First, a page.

What’s Your Number?

This phrase usually refers to how many people you’ve had sex with. It’s the number you share — or not — with your current significant other. It’s the number that once defined whether you were “a good girl” — or not. And it’s the number some men prefer to keep track of for themselves. The way women weigh themselves before breakfast to assess the value of their bodies, men like to assign a number to their virility.

But in reflecting on how the GOP are ramming through accused attempted rapist Brett Kavanaugh’s Supreme Court nomination, it occurred to me that this coy phrase, this troublemaking question, should take on a new meaning. Because, in the past quarter-century since the Thomas hearings and the pain caused to Anita Hill, these same men are the exact same. Nothing has changed or enlightened them. They have refused to grow as human beings, or to care about women. They just want all the power all of the time.

More importantly, the experience and sensitivities of a victim of sexual assault does not matter to them. These men who are supposed to represent their constituents, and have oversight on our Judicial system, could not care less or be bothered to educate themselves about women’s lives. They dismiss the process and pain of trauma memory as if it’s of no consequence.

High School Yearbook/ University photo of Dr. Christine Blasey Ford, who has accused Supreme Court nominee Judge Brett Kavanaugh of attempted rape

One in six women are victims of rape or incompleted rape in America. One in five girls are victims of child sex abuse. Nearly 22% of female rape victims are gang raped. Essentially, Dr. Blasey Ford’s memory of Kavanaugh and Mark Judge could be construed as attempted gang rape.

I remember watching Anita Hill testify. I was living in New York City then, but was on vacation in Los Angeles following a work event. I recall how upsetting it was for me and my friends. The friend I watched with, she had been raped repeatedly when she was younger. A few years later, despite being deeply in love, newly married to her longtime love, excited about a new business, she fell to her death.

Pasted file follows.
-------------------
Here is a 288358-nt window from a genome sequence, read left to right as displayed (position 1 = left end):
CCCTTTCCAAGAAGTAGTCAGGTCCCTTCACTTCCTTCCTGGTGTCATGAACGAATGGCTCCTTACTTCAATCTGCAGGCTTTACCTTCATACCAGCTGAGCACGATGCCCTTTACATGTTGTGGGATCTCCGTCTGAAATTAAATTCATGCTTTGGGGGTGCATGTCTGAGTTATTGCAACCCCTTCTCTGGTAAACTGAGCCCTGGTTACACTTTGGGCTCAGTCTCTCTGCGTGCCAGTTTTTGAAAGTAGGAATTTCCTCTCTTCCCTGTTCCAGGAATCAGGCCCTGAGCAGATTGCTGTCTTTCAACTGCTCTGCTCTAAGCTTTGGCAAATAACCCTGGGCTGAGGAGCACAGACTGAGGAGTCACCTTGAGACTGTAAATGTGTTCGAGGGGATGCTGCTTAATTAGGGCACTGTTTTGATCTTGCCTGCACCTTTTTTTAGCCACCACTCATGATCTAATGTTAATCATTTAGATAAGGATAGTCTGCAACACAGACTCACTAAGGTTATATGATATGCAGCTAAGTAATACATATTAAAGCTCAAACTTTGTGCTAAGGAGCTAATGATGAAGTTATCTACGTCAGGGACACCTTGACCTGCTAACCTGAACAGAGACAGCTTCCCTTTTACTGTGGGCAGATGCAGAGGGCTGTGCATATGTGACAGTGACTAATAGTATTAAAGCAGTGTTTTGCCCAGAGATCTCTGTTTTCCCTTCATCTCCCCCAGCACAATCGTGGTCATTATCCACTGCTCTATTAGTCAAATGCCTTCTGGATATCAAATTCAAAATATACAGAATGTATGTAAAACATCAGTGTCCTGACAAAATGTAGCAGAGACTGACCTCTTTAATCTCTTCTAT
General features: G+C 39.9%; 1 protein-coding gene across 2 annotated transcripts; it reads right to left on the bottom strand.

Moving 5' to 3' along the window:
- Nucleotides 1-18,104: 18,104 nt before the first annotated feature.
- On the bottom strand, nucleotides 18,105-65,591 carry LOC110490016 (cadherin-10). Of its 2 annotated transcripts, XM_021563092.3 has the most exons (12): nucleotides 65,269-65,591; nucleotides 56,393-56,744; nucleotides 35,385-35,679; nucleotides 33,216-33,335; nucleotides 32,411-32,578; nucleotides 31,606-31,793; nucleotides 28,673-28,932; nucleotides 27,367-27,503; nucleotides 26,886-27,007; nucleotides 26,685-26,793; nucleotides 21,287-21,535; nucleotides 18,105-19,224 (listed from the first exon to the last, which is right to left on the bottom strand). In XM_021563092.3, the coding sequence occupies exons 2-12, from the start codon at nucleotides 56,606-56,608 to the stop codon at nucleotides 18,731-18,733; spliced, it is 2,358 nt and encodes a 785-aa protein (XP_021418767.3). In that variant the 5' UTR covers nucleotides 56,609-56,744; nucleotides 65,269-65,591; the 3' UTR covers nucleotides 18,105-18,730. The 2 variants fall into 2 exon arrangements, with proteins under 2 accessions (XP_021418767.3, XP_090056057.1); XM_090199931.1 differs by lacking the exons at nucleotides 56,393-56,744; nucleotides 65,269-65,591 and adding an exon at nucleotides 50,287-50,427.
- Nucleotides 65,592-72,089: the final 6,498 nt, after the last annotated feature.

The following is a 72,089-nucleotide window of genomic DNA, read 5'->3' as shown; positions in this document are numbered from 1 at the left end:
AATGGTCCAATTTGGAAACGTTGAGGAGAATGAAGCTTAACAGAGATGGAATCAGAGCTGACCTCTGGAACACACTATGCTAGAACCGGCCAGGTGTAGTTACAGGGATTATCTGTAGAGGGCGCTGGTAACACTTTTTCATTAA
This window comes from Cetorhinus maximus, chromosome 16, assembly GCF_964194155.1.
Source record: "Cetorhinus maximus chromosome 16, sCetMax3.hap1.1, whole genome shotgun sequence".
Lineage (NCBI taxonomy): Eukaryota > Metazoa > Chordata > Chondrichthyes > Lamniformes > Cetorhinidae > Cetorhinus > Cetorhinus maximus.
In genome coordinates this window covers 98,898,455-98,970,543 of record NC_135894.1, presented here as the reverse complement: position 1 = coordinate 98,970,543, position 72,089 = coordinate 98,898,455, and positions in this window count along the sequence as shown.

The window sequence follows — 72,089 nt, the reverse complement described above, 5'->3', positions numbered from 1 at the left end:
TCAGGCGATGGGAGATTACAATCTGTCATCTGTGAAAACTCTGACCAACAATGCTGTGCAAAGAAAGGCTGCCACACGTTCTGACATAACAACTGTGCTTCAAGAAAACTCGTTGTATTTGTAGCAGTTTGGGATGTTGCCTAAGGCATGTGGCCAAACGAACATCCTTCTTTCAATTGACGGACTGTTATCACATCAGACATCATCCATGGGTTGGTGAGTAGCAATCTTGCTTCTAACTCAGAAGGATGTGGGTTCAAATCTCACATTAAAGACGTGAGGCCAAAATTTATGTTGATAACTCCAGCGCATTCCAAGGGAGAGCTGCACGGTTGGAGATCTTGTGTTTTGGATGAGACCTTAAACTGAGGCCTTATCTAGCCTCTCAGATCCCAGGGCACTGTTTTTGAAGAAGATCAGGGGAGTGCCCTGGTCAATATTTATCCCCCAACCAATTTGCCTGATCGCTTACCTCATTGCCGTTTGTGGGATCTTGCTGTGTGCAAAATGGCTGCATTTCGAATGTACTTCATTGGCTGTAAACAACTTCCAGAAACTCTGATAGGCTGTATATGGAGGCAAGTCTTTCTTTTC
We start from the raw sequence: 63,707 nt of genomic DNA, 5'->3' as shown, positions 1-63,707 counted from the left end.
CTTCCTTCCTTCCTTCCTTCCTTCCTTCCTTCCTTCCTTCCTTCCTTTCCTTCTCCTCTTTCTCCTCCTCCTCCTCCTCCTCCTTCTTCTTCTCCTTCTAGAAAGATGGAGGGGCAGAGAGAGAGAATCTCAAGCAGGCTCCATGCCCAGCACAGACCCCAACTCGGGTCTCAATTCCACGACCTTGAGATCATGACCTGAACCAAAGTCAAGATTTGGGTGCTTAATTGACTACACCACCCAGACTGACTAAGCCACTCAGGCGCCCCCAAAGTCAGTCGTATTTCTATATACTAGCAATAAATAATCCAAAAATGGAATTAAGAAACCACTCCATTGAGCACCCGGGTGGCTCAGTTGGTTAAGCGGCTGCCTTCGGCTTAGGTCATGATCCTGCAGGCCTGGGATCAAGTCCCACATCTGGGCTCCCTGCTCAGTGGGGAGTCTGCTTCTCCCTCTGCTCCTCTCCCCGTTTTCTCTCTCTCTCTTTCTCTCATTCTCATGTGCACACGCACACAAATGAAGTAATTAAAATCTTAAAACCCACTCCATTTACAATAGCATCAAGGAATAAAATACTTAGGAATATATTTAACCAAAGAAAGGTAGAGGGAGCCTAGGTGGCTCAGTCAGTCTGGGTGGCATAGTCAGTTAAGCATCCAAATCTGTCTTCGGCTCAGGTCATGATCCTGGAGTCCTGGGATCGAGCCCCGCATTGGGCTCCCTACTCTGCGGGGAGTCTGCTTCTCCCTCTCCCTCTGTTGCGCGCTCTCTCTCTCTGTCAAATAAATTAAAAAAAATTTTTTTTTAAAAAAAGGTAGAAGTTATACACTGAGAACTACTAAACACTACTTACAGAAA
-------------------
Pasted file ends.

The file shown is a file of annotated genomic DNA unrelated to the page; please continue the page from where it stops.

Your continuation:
94% of female victims have PTSD following their attacks. We don’t just ‘get over it’. This effects our relationships, our careers, our faith, our lives as a whole. Many women I know repress their memories for decades. That’s not to say it doesn’t impact their lives adversely.

It’s like we have all these women walking around in a bit of a fog, searching for bits and pieces of ourselves. We understand Dr. Christine Blasey Ford. We know her. She is our 15 year old self, living through a terrifying, visceral nightmare. She is our teenage daughter, and our heart clenches at the thought…

These old men in the Senate, who possess power they have no moral claim to, this President and his men, Judge Thomas and potentially Kavanaugh, they hold too much horrific power over our lives. And they are joined by women who prop them up – the women who lack the courage to question the status quo.

I think of these women as having Patriarchy Stockholm Syndrome. It’s no coincidence so many of these women view themselves as religious. After all, religious communities reinforce that men and boys are more valuable than women and girls, in a myriad of ways. And the men in power – priests, rabbis, pastors, imams, etc. are lightening quick to protect and defend accused pedophiles and rapists.

It’s everywhere we look and everywhere we walk. We see the grave imbalance of power. 90% of adult rape victims are women. 99% of sexual assault perpetrators walk free.

So, I’m wondering, #WhatsYourNumber? How many times have you been sexually assaulted, however you choose to define that for yourself, in your lifetime? Of course, it’s difficult to measure how many times the same predator perpetrated multiple sexual assaults. So, I’ll count my attackers, which numbers 6. But definitely multiply that number.Maybe #WhatsYourNumber? will make a dent in clarifying the truth of our lives as women, and take away some of the stigma when we reveal our most devastating memories. After all, there’s strength in numbers.

About the Author
Dana is a Jewish feminist, writer and poet. She is passionate about kindness, spirituality, the artist's voice, and speaking out for the vulnerable. She lives in New York.
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